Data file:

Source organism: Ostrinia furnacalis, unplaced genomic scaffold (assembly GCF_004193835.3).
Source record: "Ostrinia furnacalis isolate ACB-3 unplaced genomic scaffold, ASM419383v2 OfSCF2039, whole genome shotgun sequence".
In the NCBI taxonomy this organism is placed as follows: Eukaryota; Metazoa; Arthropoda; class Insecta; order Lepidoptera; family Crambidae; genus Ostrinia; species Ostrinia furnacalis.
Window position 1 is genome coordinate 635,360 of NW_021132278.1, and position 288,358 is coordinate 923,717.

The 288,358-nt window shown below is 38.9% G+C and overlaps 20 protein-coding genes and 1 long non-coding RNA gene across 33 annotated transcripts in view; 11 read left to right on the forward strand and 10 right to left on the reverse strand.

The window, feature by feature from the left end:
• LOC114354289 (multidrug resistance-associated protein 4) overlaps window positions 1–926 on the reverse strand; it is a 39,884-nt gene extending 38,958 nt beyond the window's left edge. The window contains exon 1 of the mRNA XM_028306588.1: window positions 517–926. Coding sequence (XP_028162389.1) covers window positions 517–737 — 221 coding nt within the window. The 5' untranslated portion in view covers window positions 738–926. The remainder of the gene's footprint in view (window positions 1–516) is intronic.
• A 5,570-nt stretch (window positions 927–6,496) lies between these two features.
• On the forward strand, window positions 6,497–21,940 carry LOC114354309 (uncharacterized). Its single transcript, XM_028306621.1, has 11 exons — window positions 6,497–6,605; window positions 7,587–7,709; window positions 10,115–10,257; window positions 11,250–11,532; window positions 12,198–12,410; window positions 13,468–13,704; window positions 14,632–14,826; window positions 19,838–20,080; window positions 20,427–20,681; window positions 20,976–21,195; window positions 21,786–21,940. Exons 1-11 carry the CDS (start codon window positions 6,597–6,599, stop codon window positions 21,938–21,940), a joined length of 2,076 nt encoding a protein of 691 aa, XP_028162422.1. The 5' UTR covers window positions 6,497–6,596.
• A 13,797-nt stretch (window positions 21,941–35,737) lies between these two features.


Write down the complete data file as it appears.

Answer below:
Source organism: Ostrinia furnacalis, unplaced genomic scaffold (assembly GCF_004193835.3).
Source record: "Ostrinia furnacalis isolate ACB-3 unplaced genomic scaffold, ASM419383v2 OfSCF2039, whole genome shotgun sequence".
In the NCBI taxonomy this organism is placed as follows: Eukaryota; Metazoa; Arthropoda; class Insecta; order Lepidoptera; family Crambidae; genus Ostrinia; species Ostrinia furnacalis.
Window position 1 is genome coordinate 635,360 of NW_021132278.1, and position 288,358 is coordinate 923,717.

The 288,358-nt window shown below is 38.9% G+C and overlaps 20 protein-coding genes and 1 long non-coding RNA gene across 33 annotated transcripts in view; 11 read left to right on the forward strand and 10 right to left on the reverse strand.

The window, feature by feature from the left end:
• LOC114354289 (multidrug resistance-associated protein 4) overlaps window positions 1–926 on the reverse strand; it is a 39,884-nt gene extending 38,958 nt beyond the window's left edge. The window contains exon 1 of the mRNA XM_028306588.1: window positions 517–926. Coding sequence (XP_028162389.1) covers window positions 517–737 — 221 coding nt within the window. The 5' untranslated portion in view covers window positions 738–926. The remainder of the gene's footprint in view (window positions 1–516) is intronic.
• A 5,570-nt stretch (window positions 927–6,496) lies between these two features.
• On the forward strand, window positions 6,497–21,940 carry LOC114354309 (uncharacterized). Its single transcript, XM_028306621.1, has 11 exons — window positions 6,497–6,605; window positions 7,587–7,709; window positions 10,115–10,257; window positions 11,250–11,532; window positions 12,198–12,410; window positions 13,468–13,704; window positions 14,632–14,826; window positions 19,838–20,080; window positions 20,427–20,681; window positions 20,976–21,195; window positions 21,786–21,940. Exons 1-11 carry the CDS (start codon window positions 6,597–6,599, stop codon window positions 21,938–21,940), a joined length of 2,076 nt encoding a protein of 691 aa, XP_028162422.1. The 5' UTR covers window positions 6,497–6,596.
• A 13,797-nt stretch (window positions 21,941–35,737) lies between these two features.